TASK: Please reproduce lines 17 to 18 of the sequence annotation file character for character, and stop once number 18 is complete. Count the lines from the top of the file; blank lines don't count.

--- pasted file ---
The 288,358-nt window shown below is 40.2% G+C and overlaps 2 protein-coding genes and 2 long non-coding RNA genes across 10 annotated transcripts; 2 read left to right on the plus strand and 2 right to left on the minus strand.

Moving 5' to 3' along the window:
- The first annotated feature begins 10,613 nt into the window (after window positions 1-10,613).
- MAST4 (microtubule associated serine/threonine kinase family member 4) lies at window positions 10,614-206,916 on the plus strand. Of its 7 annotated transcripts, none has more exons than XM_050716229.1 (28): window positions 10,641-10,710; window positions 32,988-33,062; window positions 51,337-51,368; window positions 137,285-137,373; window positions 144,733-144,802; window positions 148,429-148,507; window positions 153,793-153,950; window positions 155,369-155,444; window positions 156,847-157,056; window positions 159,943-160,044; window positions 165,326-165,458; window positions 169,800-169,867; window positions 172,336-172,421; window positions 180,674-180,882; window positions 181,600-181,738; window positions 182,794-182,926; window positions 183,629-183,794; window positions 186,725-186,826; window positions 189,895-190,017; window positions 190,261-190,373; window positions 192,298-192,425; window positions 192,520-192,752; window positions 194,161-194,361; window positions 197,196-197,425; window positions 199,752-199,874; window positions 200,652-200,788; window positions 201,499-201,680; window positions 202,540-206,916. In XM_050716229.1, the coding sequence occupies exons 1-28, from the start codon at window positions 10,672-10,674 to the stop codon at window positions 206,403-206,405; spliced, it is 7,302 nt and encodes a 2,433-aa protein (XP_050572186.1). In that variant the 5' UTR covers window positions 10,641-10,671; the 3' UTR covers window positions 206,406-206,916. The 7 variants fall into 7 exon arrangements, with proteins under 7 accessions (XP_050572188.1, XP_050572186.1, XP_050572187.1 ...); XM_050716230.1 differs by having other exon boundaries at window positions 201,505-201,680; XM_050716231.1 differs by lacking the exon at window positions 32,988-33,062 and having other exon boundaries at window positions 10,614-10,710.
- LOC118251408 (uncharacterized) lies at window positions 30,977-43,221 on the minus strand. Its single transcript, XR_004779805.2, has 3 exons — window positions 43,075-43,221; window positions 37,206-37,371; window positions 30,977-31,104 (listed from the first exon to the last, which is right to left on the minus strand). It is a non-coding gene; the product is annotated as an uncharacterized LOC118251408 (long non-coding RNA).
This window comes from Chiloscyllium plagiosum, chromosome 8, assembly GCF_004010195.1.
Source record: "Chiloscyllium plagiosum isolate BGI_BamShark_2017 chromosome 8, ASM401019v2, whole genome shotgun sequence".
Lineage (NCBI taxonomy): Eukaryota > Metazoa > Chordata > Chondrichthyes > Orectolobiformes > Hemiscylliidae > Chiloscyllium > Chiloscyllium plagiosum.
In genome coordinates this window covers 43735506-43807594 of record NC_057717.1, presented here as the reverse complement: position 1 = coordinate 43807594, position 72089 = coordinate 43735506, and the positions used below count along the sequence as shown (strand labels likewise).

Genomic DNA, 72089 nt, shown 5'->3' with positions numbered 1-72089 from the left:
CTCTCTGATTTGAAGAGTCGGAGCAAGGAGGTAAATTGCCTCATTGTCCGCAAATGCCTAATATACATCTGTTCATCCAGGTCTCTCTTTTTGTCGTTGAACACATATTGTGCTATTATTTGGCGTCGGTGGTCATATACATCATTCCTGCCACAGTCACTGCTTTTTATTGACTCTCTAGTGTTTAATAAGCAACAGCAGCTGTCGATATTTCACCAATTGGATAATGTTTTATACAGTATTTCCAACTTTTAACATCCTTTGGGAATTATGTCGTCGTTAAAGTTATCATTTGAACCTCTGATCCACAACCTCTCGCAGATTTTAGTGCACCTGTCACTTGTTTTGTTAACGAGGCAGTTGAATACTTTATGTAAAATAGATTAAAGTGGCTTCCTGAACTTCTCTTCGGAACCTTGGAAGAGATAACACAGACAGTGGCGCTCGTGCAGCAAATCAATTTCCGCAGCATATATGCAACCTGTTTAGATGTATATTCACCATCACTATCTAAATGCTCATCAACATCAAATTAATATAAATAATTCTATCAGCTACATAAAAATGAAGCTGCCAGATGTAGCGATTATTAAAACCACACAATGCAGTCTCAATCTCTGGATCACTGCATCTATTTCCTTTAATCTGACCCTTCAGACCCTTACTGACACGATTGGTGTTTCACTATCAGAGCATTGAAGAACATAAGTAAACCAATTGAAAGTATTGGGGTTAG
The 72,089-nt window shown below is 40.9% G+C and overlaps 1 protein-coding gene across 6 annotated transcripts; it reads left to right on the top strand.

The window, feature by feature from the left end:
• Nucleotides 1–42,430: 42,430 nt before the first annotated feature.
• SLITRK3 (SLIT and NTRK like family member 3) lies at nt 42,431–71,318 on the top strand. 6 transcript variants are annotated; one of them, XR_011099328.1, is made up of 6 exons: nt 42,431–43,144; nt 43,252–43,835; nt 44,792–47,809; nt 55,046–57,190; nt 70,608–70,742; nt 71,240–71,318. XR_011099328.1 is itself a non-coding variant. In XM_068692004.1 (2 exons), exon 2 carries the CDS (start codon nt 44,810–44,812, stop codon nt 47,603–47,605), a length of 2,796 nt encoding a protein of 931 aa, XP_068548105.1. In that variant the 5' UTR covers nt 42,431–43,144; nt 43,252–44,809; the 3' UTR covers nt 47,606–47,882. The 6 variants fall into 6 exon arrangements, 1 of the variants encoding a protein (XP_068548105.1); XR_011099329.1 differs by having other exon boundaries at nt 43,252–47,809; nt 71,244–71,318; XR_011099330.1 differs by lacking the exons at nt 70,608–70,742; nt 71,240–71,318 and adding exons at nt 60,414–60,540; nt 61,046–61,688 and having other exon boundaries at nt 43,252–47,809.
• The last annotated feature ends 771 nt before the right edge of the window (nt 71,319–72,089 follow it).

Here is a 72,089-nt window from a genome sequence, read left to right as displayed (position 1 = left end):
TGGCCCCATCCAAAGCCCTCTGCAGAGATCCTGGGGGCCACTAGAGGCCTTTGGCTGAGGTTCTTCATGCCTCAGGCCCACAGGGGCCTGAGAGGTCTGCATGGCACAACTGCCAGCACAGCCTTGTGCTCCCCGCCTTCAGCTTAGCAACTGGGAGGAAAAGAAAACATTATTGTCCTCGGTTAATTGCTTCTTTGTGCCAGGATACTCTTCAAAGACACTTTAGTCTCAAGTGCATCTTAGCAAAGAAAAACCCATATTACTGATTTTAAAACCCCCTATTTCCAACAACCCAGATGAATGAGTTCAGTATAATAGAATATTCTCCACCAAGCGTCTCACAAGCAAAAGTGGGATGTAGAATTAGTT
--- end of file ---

Here is a 72,089-nt window from a genome sequence, read left to right as displayed (position 1 = left end):
TGGCCCCATCCAAAGCCCTCTGCAGAGATCCTGGGGGCCACTAGAGGCCTTTGGCTGAGGTTCTTCATGCCTCAGGCCCACAGGGGCCTGAGAGGTCTGCATGGCACAACTGCCAGCACAGCCTTGTGCTCCCCGCCTTCAGCTTAGCAACTGGGAGGAAAAGAAAACATTATTGTCCTCGGTTAATTGCTTCTTTGTGCCAGGATACTCTTCAAAGACACTTTAGTCTCAAGTGCATCTTAGCAAAGAAAAACCCATATTACTGATTTTAAAACCCCCTATTTCCAACAACCCAGATGAATGAGTTCAGTATAATAGAATATTCTCCACCAAGCGTCTCACAAGCAAAAGTGGGATGTAGAATTAGTT